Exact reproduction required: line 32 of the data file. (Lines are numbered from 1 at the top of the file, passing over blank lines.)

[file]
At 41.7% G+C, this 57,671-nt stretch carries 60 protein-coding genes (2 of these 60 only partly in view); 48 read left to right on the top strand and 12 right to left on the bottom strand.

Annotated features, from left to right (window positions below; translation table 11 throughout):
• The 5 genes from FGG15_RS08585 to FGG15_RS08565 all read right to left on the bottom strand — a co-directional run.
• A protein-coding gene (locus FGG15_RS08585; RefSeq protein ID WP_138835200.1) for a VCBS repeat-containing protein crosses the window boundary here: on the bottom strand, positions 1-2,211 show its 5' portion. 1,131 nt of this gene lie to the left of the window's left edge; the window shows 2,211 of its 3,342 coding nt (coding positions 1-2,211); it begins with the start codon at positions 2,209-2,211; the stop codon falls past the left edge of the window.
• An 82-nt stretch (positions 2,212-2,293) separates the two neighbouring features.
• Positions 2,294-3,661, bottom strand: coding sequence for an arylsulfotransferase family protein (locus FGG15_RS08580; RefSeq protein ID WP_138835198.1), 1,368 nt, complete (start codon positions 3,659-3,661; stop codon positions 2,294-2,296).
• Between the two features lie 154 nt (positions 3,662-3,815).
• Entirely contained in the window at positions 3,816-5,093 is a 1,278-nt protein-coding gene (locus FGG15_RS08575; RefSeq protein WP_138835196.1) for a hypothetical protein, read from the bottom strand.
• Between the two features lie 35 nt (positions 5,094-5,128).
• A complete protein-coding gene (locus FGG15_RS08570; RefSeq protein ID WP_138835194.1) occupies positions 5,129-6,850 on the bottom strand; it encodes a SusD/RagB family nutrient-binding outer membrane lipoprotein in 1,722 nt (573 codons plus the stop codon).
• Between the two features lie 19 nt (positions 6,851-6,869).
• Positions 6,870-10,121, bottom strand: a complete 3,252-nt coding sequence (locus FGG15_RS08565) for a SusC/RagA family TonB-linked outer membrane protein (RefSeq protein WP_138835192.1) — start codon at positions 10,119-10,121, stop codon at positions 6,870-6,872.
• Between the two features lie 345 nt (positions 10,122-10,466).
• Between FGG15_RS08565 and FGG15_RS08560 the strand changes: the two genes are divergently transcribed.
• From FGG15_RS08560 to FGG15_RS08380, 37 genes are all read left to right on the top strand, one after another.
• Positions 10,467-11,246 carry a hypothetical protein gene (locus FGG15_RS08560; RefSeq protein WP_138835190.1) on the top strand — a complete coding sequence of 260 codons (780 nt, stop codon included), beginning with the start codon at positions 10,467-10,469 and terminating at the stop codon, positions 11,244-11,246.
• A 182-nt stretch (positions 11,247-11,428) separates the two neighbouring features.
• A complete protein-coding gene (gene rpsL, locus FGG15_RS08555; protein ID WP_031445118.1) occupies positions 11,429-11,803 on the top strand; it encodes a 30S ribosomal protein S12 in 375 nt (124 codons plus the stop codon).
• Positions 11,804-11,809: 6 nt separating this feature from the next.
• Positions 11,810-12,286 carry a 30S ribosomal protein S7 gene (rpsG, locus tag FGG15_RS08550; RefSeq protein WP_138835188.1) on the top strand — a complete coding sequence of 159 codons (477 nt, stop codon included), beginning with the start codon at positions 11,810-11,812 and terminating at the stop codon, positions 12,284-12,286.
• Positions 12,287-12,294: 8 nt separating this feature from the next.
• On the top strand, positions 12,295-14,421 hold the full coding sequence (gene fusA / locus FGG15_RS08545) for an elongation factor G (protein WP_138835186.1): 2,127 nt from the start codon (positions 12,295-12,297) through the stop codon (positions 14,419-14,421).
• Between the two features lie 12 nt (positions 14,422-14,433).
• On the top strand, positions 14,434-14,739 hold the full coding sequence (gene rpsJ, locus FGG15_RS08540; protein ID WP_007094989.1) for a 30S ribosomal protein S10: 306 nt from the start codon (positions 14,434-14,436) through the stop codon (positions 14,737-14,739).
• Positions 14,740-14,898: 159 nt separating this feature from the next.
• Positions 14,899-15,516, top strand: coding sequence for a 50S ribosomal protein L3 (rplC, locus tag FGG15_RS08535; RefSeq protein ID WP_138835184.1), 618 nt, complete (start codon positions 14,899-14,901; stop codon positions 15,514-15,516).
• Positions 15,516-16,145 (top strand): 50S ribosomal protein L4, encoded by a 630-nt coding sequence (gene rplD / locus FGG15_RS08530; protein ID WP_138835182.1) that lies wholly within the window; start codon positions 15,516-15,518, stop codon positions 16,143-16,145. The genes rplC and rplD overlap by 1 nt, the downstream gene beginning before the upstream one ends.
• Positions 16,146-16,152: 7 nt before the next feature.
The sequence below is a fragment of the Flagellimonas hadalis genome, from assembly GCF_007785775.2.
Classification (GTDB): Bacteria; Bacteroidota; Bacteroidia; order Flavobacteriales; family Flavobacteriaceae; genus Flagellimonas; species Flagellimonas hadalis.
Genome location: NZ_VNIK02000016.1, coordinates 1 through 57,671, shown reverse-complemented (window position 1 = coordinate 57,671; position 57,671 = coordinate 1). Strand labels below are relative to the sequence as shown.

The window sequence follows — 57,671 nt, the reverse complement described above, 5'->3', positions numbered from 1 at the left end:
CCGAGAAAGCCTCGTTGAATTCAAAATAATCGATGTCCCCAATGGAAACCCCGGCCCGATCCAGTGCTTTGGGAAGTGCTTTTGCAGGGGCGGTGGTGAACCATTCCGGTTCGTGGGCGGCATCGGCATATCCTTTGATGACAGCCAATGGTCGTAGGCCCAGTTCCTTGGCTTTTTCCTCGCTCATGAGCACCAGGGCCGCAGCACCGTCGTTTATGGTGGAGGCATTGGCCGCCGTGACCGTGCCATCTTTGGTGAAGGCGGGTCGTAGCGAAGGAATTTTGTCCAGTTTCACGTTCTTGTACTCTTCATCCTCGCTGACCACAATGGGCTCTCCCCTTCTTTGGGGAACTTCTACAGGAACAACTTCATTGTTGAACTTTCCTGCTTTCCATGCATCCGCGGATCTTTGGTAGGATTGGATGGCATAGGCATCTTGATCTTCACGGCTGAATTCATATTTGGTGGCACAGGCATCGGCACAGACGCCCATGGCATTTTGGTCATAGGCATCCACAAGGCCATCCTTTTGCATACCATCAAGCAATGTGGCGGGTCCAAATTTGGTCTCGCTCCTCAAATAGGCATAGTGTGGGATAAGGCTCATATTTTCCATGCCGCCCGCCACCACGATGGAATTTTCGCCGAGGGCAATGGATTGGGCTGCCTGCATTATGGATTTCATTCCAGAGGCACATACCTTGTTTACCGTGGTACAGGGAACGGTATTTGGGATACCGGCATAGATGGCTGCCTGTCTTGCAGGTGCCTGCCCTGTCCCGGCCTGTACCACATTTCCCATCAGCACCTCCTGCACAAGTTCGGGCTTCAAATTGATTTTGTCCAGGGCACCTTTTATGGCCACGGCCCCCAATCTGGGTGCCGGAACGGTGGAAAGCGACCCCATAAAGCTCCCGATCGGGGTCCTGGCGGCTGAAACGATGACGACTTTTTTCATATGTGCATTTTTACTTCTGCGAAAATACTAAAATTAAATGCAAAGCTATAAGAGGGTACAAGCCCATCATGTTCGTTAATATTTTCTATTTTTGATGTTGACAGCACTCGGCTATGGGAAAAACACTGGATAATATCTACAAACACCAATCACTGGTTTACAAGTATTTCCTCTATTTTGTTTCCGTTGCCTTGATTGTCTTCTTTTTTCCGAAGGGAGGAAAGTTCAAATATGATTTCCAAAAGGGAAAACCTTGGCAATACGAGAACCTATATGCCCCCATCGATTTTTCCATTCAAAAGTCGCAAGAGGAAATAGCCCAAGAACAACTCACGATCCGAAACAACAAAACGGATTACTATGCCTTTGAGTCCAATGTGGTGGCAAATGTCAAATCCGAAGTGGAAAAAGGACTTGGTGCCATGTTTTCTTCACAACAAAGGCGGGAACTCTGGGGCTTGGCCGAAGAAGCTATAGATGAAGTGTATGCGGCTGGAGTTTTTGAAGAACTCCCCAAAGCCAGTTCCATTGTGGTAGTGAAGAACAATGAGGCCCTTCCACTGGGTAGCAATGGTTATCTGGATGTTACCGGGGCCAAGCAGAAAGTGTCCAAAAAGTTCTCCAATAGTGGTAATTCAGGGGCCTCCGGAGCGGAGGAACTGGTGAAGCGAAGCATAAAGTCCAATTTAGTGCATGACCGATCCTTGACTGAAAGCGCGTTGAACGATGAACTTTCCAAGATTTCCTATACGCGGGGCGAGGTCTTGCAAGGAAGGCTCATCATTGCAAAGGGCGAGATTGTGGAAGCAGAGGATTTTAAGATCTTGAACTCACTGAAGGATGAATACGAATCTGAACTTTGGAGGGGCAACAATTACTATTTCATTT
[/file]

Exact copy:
The window sequence follows — 57,671 nt, the reverse complement described above, 5'->3', positions numbered from 1 at the left end: